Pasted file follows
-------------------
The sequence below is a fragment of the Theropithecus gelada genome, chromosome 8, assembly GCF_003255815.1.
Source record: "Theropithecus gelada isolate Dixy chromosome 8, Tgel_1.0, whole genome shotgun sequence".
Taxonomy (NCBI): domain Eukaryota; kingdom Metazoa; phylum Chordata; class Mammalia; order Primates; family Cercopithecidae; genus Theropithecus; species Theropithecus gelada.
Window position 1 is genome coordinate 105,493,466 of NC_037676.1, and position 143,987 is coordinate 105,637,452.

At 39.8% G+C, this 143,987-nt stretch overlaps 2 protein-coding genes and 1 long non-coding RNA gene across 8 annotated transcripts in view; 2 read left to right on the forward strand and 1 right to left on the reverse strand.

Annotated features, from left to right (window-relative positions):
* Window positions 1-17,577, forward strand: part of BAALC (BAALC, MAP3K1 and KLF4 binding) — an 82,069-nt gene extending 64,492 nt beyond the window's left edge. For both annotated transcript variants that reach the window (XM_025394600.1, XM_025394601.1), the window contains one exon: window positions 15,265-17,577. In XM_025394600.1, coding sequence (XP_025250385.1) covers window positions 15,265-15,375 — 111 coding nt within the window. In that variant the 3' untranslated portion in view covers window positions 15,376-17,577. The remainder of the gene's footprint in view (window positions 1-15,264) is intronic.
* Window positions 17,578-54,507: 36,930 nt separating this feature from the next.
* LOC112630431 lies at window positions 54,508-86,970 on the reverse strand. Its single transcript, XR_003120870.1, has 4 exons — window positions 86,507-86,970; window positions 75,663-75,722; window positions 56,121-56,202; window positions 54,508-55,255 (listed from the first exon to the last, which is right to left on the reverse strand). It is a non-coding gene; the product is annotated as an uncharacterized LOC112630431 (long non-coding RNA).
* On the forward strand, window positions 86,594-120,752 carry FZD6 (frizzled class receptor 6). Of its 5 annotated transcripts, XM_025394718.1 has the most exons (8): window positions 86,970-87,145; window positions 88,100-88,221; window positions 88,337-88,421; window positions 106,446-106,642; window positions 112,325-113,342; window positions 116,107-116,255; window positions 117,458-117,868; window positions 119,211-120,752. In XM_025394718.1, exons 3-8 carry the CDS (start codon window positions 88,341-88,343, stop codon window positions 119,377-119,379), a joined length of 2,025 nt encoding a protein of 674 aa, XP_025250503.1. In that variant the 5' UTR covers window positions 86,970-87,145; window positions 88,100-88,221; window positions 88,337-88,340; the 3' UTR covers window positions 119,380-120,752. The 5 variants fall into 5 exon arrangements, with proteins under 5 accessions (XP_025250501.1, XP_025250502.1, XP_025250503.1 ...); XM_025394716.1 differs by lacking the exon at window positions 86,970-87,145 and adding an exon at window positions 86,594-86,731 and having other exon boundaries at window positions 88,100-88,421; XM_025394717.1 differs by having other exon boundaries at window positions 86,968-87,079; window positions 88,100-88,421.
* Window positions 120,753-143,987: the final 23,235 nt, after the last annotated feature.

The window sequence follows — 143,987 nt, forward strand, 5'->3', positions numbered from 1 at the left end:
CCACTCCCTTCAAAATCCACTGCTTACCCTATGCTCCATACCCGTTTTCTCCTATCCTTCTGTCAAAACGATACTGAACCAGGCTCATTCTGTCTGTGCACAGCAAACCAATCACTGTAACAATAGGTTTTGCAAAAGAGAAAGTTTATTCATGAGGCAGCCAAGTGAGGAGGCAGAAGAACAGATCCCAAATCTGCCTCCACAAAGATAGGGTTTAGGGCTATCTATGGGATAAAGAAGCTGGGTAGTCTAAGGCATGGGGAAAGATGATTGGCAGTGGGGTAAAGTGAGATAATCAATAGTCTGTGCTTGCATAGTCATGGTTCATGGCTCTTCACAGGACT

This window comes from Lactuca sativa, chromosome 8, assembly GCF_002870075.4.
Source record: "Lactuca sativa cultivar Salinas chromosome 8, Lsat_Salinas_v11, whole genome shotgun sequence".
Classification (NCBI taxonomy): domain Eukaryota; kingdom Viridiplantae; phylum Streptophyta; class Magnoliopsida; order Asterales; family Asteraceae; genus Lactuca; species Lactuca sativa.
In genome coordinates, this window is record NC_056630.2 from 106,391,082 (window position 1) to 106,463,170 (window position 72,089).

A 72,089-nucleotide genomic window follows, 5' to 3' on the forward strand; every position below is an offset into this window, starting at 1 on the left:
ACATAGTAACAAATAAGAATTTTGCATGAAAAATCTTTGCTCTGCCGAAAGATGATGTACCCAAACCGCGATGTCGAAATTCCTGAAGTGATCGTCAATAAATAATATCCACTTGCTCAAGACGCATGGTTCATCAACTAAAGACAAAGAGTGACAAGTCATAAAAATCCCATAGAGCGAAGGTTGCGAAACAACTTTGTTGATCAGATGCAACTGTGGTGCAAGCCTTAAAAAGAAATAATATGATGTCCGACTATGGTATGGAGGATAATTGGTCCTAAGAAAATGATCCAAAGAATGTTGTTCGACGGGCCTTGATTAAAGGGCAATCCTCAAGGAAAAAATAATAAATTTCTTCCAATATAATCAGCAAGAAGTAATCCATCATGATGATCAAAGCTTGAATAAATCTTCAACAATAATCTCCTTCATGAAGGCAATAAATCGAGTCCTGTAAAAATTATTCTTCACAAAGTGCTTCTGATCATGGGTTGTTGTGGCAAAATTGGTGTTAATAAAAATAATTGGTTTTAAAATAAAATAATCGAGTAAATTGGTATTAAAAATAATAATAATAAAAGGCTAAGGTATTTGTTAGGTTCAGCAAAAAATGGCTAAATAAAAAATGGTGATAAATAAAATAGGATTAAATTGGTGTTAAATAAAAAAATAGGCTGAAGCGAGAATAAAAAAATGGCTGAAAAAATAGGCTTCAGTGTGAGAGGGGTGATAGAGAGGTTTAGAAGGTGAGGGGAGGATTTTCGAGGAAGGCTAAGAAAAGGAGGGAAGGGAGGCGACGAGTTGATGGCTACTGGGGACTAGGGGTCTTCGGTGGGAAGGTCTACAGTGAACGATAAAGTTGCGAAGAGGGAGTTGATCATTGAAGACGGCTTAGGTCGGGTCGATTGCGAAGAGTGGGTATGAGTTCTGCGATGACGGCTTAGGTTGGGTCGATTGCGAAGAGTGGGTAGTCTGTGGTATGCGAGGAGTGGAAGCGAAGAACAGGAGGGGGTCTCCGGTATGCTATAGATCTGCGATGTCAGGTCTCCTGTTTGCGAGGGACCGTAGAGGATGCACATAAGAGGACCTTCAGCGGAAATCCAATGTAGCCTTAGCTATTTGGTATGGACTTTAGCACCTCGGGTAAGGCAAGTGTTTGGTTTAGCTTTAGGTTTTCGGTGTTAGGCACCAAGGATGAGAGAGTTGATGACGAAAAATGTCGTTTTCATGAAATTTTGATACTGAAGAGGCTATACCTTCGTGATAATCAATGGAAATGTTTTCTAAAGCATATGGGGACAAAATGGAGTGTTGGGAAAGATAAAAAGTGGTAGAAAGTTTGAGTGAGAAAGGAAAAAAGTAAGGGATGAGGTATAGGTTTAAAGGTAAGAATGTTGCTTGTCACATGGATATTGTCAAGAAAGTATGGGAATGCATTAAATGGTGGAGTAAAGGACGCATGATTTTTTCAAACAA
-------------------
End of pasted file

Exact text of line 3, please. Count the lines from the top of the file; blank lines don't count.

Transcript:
Taxonomy (NCBI): domain Eukaryota; kingdom Metazoa; phylum Chordata; class Mammalia; order Primates; family Cercopithecidae; genus Theropithecus; species Theropithecus gelada.